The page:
What could Democratic presidential candidate Barack Obama have possibly been thinking when he told Bill O'Reilly that the Iraq war surge is not only working but working beyond his wildest dreams? Though Obama quickly added that he still thought the war was a mistake and that we should turn things over to Iraqi civilian rule as quickly as possible, that didn't blunt his surge endorsement; let alone his over the top praise of it. The surge has been Republican rival John McCain's mantra for the past year. McCain defiantly shouted it again in his acceptance speech at the Republican convention. Each time he says it he punctuates it by sneering, mocking and nose thumbing at the Democrats, and by extension, Obama for saying that in his demanding more troops, artillery, and attacks, he was right and they were dead wrong.
There are several explanations for Obama's parroting McCain's line to O'Reilly. One is that he was talking to O'Reilly and anything less than a full court exuberance on the Iraq war would bring the O'Reilly hammer down on him. But Obama has seen, heard and dealt with the attacks from the win-the-war critics before so we'll give him a pass on O'Reilly dread. Another explanation is that he's changed his tune on the war. He gave a hint of that some weeks ago when he said that he'd "always" said that he'd rely on the generals and the Pentagon brass to decide what works and what's failed in Iraq. Since they say the surge is working he's simply taking them at their word.
The other explanation for him tossing this political bone is McCain's politics. A big reason for his vault past the other would-be Democratic contenders, especially Hillary Clinton, was his peace candidate pitch. Mid-Democratic pack candidate Obama repeatedly lambasted his then Democratic competitors for backing the Iraq war authorization and appropriations, and implied that he wouldn't (he subsequently did). However, the game quickly changed when Obama became the sole Democratic candidate. A too hard end the war and end it now line would get wild cheers from Moveon.org, and other antiwar activists, but by the time he secured the nomination he had them firmly stuffed in his bag. Getting those same cheers from blue collar workers especially those with sons and daughters, nieces and nephews, brothers an sisters, and relatives of close friends in Iraq in the must win battleground states of Pennsylvania, Ohio, Michigan and Missouri is another matter. These are the voters who Obama desperately needs to snatch the White House.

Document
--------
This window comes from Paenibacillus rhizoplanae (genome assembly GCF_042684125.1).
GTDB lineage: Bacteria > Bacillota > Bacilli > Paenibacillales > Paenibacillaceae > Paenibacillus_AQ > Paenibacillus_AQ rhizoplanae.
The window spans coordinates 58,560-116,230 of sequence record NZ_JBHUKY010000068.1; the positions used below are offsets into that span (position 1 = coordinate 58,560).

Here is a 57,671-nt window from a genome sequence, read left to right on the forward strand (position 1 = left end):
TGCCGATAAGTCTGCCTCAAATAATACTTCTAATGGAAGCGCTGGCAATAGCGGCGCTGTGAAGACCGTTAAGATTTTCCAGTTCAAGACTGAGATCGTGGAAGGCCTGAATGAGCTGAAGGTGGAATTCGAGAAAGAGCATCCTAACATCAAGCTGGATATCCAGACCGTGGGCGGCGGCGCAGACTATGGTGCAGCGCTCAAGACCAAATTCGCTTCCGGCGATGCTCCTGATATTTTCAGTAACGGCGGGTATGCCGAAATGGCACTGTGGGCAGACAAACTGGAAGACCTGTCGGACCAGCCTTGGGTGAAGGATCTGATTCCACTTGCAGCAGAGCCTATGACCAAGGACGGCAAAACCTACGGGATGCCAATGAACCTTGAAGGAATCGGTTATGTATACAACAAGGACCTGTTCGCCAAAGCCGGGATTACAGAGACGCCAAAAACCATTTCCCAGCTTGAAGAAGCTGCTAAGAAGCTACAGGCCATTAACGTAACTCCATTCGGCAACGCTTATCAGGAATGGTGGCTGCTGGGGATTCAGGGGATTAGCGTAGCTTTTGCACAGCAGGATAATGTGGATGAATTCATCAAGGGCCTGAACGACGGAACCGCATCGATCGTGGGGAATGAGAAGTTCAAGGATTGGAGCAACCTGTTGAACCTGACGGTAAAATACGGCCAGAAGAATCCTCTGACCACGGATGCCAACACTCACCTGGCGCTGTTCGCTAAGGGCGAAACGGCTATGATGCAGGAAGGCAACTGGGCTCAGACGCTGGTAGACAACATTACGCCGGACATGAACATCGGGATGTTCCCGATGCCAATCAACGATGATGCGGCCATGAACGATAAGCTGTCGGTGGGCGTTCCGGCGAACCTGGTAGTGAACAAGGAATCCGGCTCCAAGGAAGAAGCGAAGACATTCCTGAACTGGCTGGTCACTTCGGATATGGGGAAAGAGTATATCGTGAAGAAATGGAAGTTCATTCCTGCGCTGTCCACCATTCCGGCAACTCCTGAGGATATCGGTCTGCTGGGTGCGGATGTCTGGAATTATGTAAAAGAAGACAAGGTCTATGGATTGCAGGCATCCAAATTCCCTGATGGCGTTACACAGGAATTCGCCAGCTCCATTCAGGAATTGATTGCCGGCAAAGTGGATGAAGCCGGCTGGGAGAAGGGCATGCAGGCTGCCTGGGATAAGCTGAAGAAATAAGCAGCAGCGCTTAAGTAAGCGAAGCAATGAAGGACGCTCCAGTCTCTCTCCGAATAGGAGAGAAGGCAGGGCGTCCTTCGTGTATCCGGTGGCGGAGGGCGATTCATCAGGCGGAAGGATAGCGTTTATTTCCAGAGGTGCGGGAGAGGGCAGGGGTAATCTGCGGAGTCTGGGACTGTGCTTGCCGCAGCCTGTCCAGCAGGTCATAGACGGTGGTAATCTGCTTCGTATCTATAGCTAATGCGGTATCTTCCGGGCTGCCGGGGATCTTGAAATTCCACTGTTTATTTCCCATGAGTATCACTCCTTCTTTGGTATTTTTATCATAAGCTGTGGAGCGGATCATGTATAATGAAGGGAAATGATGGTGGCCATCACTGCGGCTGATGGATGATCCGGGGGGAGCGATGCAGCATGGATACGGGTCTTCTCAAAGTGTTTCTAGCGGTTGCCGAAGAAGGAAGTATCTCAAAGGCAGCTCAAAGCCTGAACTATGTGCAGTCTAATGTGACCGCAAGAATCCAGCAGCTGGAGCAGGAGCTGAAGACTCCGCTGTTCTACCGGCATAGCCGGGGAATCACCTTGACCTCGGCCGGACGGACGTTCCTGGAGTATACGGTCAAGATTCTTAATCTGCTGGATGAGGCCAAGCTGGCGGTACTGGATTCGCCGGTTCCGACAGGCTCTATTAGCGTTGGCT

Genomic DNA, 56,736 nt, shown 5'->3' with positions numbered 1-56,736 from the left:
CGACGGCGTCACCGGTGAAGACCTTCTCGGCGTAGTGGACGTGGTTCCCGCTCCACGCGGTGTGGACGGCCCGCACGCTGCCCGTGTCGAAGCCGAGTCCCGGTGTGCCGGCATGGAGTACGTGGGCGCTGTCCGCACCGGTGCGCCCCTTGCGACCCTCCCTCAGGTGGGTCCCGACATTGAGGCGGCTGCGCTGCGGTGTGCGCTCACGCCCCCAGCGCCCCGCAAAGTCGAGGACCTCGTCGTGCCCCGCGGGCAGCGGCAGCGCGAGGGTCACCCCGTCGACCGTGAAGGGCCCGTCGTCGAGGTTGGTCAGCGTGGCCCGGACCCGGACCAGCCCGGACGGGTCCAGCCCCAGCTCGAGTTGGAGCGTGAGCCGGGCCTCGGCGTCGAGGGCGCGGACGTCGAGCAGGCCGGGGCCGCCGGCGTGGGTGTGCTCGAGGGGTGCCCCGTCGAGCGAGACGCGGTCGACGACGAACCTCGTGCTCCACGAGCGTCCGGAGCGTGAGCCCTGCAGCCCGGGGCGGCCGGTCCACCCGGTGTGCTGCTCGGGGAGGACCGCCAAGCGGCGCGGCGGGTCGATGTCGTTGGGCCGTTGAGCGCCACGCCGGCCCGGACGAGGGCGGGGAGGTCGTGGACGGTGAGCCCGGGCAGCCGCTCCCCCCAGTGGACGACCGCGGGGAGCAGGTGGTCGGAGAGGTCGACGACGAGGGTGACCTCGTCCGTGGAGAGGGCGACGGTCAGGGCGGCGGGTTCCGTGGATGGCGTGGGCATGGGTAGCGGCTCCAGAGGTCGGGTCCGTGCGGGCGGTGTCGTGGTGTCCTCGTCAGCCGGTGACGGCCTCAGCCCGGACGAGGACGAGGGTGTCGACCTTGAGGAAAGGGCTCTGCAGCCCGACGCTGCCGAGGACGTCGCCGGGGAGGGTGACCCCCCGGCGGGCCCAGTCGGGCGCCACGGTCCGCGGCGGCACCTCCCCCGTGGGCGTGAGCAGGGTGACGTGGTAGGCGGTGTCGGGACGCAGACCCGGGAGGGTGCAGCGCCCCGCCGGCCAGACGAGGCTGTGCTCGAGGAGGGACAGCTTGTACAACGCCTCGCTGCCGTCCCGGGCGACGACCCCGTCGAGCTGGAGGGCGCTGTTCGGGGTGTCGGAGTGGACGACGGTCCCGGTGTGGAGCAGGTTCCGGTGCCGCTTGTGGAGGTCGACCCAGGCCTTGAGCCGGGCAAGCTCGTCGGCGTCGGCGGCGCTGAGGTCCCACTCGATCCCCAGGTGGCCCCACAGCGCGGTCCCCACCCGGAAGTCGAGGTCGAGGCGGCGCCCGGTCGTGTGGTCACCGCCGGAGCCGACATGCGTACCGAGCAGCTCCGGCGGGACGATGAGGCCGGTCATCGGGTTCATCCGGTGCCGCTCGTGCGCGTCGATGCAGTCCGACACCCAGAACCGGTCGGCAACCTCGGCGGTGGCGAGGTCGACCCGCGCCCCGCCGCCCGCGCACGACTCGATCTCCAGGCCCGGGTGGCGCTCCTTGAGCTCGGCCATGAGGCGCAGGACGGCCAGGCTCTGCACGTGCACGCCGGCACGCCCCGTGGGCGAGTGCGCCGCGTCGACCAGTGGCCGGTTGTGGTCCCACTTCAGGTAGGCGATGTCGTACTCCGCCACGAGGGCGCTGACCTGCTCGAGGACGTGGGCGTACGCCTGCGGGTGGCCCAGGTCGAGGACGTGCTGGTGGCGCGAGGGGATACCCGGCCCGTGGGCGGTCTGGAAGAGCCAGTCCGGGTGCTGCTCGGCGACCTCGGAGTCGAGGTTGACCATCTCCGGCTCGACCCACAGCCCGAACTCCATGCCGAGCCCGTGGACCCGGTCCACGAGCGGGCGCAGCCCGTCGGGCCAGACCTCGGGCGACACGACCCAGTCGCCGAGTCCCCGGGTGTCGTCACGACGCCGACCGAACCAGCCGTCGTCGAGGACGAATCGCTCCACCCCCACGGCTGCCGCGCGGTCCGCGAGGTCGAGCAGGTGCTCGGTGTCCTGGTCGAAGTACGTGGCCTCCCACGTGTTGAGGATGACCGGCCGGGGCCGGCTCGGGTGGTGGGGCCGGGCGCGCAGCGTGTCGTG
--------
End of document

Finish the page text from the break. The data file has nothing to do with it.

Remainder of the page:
The truth is that a simplistic bring the troops home now has never been their sentiment. In an NBC News/Wall Street Journal poll last January, the question was asked, when it comes to dealing with Iraq which party would do a better job. Stunningly, the Democrats got only a marginally better rating from respondents on the handling of the war than the Republicans. One in five put the GOP and the Democrats on par with each other. Other polls since then have showed something just as curious. While Americans still think the war is a mistake, an equally significant number think that the war should be fought and won -- if possible.
The public mood and the polls on the war have always carried mixed signals. While the Iraq war is seen as a disaster, there is still uncertainty in the public's mind about what to do about it, and who best to do something about it. This uncertainty gives McCain enough room to make his case that he can handle the war better than Obama.
But money and votes aren't the only issue in which Obama sent a different message from the impassioned get-out-of-Iraq-now speeches he once thundered before audiences. The other issue was when to withdraw. Obama backed up his end-the-war-now rhetoric with another public demand that a firm timetable be set for withdrawal. In fact, a timetable with a specific withdrawal date was set by a Democratic senator. But that senator wasn't Obama. It was John Kerry. His bill set the goal of withdrawing combat troops from Iraq by the end of March 2008. In contrast, Obama's withdrawal plan does not set firm deadlines and would keep troops in Iraq if the Bush administration and the Iraqi government met a laundry list of benchmarks.
March has long since passed, the troops are still there and McCain is busy on the campaign trail taking credit for them being there in bigger numbers and seemingly winning.
The Iraq is no longer the hot ticket item with voters that it once was. It's been far overshadowed by economic woes. Obama can now have it both ways he can claim to be the antiwar candidate and at the same time he can back the generals. The joust with O'Reilly was obviously just the right time for that.
Earl Ofari Hutchinson is an author and political analyst. His new book is How the GOP Can Keep the White House, How the Democrats Can Take it Back (Middle Passage Press, August 2008).
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